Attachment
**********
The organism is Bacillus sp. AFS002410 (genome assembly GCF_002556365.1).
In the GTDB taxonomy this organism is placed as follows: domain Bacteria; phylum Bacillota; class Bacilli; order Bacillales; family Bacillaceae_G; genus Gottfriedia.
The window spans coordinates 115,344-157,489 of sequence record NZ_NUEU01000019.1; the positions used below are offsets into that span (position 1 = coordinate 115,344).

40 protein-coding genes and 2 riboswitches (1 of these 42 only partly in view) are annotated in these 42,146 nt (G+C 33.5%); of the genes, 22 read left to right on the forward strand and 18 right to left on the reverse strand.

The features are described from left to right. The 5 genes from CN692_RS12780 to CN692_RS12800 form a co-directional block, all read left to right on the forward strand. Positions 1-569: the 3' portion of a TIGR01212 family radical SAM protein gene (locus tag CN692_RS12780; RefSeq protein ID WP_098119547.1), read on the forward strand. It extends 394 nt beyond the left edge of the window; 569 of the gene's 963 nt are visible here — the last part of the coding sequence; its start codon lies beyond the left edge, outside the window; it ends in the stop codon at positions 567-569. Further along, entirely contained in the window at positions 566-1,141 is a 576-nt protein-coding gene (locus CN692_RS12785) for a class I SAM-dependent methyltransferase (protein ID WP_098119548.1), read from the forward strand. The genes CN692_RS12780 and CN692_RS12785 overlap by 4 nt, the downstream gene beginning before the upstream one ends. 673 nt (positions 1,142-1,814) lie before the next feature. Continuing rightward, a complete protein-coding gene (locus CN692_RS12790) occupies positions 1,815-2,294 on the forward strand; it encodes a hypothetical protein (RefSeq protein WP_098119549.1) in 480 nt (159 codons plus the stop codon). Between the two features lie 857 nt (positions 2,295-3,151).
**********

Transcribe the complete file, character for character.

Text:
The organism is Bacillus sp. AFS002410 (genome assembly GCF_002556365.1).
In the GTDB taxonomy this organism is placed as follows: domain Bacteria; phylum Bacillota; class Bacilli; order Bacillales; family Bacillaceae_G; genus Gottfriedia.
The window spans coordinates 115,344-157,489 of sequence record NZ_NUEU01000019.1; the positions used below are offsets into that span (position 1 = coordinate 115,344).

40 protein-coding genes and 2 riboswitches (1 of these 42 only partly in view) are annotated in these 42,146 nt (G+C 33.5%); of the genes, 22 read left to right on the forward strand and 18 right to left on the reverse strand.

The features are described from left to right. The 5 genes from CN692_RS12780 to CN692_RS12800 form a co-directional block, all read left to right on the forward strand. Positions 1-569: the 3' portion of a TIGR01212 family radical SAM protein gene (locus tag CN692_RS12780; RefSeq protein ID WP_098119547.1), read on the forward strand. It extends 394 nt beyond the left edge of the window; 569 of the gene's 963 nt are visible here — the last part of the coding sequence; its start codon lies beyond the left edge, outside the window; it ends in the stop codon at positions 567-569. Further along, entirely contained in the window at positions 566-1,141 is a 576-nt protein-coding gene (locus CN692_RS12785) for a class I SAM-dependent methyltransferase (protein ID WP_098119548.1), read from the forward strand. The genes CN692_RS12780 and CN692_RS12785 overlap by 4 nt, the downstream gene beginning before the upstream one ends. 673 nt (positions 1,142-1,814) lie before the next feature. Continuing rightward, a complete protein-coding gene (locus CN692_RS12790) occupies positions 1,815-2,294 on the forward strand; it encodes a hypothetical protein (RefSeq protein WP_098119549.1) in 480 nt (159 codons plus the stop codon). Between the two features lie 857 nt (positions 2,295-3,151).